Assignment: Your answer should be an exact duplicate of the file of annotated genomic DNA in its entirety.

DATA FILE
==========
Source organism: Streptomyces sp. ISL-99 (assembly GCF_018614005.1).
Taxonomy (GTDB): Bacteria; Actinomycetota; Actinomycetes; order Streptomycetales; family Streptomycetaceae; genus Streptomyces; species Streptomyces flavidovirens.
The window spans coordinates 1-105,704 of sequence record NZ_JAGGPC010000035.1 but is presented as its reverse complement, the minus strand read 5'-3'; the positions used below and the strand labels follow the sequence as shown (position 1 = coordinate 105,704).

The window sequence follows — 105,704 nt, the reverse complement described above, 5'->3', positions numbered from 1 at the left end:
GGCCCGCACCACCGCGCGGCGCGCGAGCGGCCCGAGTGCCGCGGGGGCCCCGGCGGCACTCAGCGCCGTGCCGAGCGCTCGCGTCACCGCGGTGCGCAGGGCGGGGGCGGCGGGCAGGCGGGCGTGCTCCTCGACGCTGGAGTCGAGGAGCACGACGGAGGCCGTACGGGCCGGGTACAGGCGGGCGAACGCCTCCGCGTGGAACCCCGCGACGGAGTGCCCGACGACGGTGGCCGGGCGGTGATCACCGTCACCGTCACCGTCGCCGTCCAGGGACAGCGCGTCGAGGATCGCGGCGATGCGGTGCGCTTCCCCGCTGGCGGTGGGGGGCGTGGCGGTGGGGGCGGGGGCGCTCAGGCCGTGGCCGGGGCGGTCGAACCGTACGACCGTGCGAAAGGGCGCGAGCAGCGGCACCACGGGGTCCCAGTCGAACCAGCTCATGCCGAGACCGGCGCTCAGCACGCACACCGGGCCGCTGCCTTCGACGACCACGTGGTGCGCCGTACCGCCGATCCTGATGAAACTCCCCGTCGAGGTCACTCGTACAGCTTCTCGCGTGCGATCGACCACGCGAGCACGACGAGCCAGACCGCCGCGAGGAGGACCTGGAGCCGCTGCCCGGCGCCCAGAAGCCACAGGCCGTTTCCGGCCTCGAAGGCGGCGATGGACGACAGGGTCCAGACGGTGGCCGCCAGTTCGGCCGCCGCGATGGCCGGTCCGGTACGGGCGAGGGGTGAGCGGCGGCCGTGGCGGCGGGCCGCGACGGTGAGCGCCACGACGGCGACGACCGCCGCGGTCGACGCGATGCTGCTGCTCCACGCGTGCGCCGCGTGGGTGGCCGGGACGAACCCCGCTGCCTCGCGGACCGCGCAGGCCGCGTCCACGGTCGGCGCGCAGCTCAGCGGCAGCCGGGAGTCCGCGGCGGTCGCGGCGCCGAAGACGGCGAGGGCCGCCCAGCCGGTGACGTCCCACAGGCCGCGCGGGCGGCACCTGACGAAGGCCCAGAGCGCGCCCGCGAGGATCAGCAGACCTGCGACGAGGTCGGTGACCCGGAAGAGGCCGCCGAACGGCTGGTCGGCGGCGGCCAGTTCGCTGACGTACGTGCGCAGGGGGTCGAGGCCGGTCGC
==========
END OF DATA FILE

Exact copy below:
Source organism: Streptomyces sp. ISL-99 (assembly GCF_018614005.1).
Taxonomy (GTDB): Bacteria; Actinomycetota; Actinomycetes; order Streptomycetales; family Streptomycetaceae; genus Streptomyces; species Streptomyces flavidovirens.
The window spans coordinates 1-105,704 of sequence record NZ_JAGGPC010000035.1 but is presented as its reverse complement, the minus strand read 5'-3'; the positions used below and the strand labels follow the sequence as shown (position 1 = coordinate 105,704).

The window sequence follows — 105,704 nt, the reverse complement described above, 5'->3', positions numbered from 1 at the left end:
GGCCCGCACCACCGCGCGGCGCGCGAGCGGCCCGAGTGCCGCGGGGGCCCCGGCGGCACTCAGCGCCGTGCCGAGCGCTCGCGTCACCGCGGTGCGCAGGGCGGGGGCGGCGGGCAGGCGGGCGTGCTCCTCGACGCTGGAGTCGAGGAGCACGACGGAGGCCGTACGGGCCGGGTACAGGCGGGCGAACGCCTCCGCGTGGAACCCCGCGACGGAGTGCCCGACGACGGTGGCCGGGCGGTGATCACCGTCACCGTCACCGTCGCCGTCCAGGGACAGCGCGTCGAGGATCGCGGCGATGCGGTGCGCTTCCCCGCTGGCGGTGGGGGGCGTGGCGGTGGGGGCGGGGGCGCTCAGGCCGTGGCCGGGGCGGTCGAACCGTACGACCGTGCGAAAGGGCGCGAGCAGCGGCACCACGGGGTCCCAGTCGAACCAGCTCATGCCGAGACCGGCGCTCAGCACGCACACCGGGCCGCTGCCTTCGACGACCACGTGGTGCGCCGTACCGCCGATCCTGATGAAACTCCCCGTCGAGGTCACTCGTACAGCTTCTCGCGTGCGATCGACCACGCGAGCACGACGAGCCAGACCGCCGCGAGGAGGACCTGGAGCCGCTGCCCGGCGCCCAGAAGCCACAGGCCGTTTCCGGCCTCGAAGGCGGCGATGGACGACAGGGTCCAGACGGTGGCCGCCAGTTCGGCCGCCGCGATGGCCGGTCCGGTACGGGCGAGGGGTGAGCGGCGGCCGTGGCGGCGGGCCGCGACGGTGAGCGCCACGACGGCGACGACCGCCGCGGTCGACGCGATGCTGCTGCTCCACGCGTGCGCCGCGTGGGTGGCCGGGACGAACCCCGCTGCCTCGCGGACCGCGCAGGCCGCGTCCACGGTCGGCGCGCAGCTCAGCGGCAGCCGGGAGTCCGCGGCGGTCGCGGCGCCGAAGACGGCGAGGGCCGCCCAGCCGGTGACGTCCCACAGGCCGCGCGGGCGGCACCTGACGAAGGCCCAGAGCGCGCCCGCGAGGATCAGCAGACCTGCGACGAGGTCGGTGACCCGGAAGAGGCCGCCGAACGGCTGGTCGGCGGCGGCCAGTTCGCTGACGTACGTGCGCAGGGGGTCGAGGCCGGTCGC